Chris BaldwinThis Week at December 13, 2005

Poker-playing wussies
could not handle golf bets

Guys who sit around a table for hours at a time, trying to intimidate each other with junior high stares, as they wait for their card, have become American TV heroes. Getting a full house is becoming akin to threading a touchdown pass through a crowd of defenders or soaring to finish an alley oop over a 7-footer.

Which just may be the most ridiculous concept since New Coke.

For all these poker "stars" do not hold the guts of your average weekend hacker. They have less skill than the worst golfer ever.

Think about it. Every two-bit, shank-happy duffer in the universe has made a bet on the golf course, actually put his skill up against another man or woman's skill. Even if he's much more likely to rattle golf-course-bordered house windows than the bottom of the cup.

Now that's guts.

Sitting in a comfortable room, getting free drinks brought to you as you fold hand after hand, waiting for chance to shine on you is about as daring as knitting for money. Though far less difficult.

Give me the courage of a middle-aged middle manager with the putting yips playing for a $2 Nassau any day.

Why are you more likely to see Matt Damon in a celebrity poker tournament than a celebrity golf match these days? Because Damon's learned that golf is infinitely more likely to cause you to embarrass yourself. No matter how many comped rounds at Las Vegas celebrity hangout Shadow Creek you get.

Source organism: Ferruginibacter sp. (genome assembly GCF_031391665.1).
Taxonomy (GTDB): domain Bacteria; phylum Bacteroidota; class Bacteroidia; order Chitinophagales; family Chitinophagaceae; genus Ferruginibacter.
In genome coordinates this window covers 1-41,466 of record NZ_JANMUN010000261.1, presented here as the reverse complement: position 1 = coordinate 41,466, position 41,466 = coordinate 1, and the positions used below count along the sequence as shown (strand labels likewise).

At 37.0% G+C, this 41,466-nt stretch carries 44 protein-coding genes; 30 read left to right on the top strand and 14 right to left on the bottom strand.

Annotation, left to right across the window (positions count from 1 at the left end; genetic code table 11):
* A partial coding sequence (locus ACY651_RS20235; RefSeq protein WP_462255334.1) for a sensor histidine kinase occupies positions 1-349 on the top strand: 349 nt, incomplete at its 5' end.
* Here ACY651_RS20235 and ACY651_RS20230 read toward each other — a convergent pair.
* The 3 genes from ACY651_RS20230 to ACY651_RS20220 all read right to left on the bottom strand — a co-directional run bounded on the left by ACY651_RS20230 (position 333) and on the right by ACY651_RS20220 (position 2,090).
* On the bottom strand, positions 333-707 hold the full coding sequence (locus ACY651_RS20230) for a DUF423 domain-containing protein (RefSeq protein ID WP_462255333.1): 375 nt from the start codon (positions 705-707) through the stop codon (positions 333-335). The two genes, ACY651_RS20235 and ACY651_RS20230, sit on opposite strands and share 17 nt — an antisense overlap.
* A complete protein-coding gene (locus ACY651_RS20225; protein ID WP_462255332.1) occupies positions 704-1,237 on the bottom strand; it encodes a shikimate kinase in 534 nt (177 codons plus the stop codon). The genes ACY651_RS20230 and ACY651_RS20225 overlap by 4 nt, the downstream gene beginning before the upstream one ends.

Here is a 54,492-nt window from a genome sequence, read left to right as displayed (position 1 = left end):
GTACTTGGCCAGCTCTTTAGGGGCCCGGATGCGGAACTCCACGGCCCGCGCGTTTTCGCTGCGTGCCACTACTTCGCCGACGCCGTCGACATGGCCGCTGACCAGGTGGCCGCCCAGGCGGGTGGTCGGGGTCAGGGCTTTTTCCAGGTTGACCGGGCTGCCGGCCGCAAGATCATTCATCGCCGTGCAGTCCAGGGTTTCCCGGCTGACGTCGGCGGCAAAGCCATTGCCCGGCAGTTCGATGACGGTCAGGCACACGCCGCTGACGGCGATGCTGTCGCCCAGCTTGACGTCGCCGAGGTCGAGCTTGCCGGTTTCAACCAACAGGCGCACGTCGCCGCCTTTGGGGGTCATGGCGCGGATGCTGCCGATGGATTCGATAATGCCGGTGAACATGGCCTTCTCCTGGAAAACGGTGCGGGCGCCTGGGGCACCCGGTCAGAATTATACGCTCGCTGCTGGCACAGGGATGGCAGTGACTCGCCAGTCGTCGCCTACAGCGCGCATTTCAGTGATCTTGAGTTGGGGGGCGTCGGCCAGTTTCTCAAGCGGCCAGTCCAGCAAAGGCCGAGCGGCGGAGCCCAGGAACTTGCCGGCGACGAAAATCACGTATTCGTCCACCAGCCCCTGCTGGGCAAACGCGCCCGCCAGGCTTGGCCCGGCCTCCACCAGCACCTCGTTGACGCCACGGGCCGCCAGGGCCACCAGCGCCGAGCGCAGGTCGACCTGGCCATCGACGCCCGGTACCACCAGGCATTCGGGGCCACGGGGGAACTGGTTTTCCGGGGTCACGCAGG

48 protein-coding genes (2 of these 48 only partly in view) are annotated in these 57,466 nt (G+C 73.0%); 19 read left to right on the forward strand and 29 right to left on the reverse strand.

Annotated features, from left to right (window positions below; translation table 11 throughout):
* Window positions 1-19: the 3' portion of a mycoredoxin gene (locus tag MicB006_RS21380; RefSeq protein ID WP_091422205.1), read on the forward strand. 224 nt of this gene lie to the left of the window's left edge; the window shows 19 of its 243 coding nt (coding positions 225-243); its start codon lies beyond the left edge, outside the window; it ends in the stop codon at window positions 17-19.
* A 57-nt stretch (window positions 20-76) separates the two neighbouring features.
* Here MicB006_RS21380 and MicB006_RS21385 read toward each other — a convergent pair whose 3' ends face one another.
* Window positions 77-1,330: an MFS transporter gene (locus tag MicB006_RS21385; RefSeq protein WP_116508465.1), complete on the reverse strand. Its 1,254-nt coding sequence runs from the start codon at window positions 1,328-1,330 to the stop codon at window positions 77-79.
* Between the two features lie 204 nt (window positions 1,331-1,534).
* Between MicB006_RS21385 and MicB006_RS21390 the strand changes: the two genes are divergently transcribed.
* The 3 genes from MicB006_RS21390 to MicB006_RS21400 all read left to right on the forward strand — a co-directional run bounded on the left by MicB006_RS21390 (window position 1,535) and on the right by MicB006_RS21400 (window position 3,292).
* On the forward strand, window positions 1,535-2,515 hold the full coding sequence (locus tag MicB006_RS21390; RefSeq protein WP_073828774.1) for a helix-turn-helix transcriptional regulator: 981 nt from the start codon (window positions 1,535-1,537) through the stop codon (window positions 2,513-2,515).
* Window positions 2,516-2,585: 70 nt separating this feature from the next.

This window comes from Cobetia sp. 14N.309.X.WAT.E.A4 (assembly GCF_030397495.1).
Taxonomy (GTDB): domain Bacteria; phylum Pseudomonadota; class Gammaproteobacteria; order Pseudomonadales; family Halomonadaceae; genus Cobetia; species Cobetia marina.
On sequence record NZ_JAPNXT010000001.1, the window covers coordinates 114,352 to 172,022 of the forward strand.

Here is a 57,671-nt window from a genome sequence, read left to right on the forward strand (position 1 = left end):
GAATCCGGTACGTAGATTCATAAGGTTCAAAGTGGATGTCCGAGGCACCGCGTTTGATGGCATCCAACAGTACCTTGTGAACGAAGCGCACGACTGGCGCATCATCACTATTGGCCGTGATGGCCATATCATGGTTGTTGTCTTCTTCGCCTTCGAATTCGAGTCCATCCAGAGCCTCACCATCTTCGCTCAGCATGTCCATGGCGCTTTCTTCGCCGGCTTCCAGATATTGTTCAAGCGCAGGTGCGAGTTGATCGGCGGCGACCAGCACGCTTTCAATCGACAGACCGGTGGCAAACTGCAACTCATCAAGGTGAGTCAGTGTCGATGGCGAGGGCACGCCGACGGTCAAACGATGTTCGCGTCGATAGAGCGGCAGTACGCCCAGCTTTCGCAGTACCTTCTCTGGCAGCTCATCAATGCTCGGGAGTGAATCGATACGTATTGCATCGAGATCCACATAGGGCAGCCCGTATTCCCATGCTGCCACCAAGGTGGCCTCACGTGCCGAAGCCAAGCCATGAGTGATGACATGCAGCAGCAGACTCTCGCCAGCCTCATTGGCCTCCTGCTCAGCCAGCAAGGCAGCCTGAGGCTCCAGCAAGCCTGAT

Golf's tough. Poker's so embarrassingly easy, they've built modern folklore around it to make it seem less lottery fluky. So you have the MIT nerds who flunked out of school delving into the statistical analysis to justify every turn of the cards. This way they can play by rote rather than actually having to even make a decision while sitting on their butts all night long.

The statistics were against me, nothing I could do, they'll whine to explain away a loss.

Can you imagine a golfer who sliced one into the pond on 17 with the money on the line, trying the same defense? His buddies would dump a bucket of beer - beer he bought - over his head.

This is why poker is destined to always be more hip than golf. Golf takes too much work, requires too much personal accountability to ever be as mainstream sizzling as poker is now. No matter how much this must pain PGA Tour Commissioner Tim Finchem and his straw grasping ways.

Real golfers know that poker's something to pass the time in the non-daylight hours of a golf trip, another excuse to drink beer. Poker devotees have never seen daylight hours, spending more time in front of a computer in their underwear than Hugh Hefner's content programmer.

As always, welcomes your comments.

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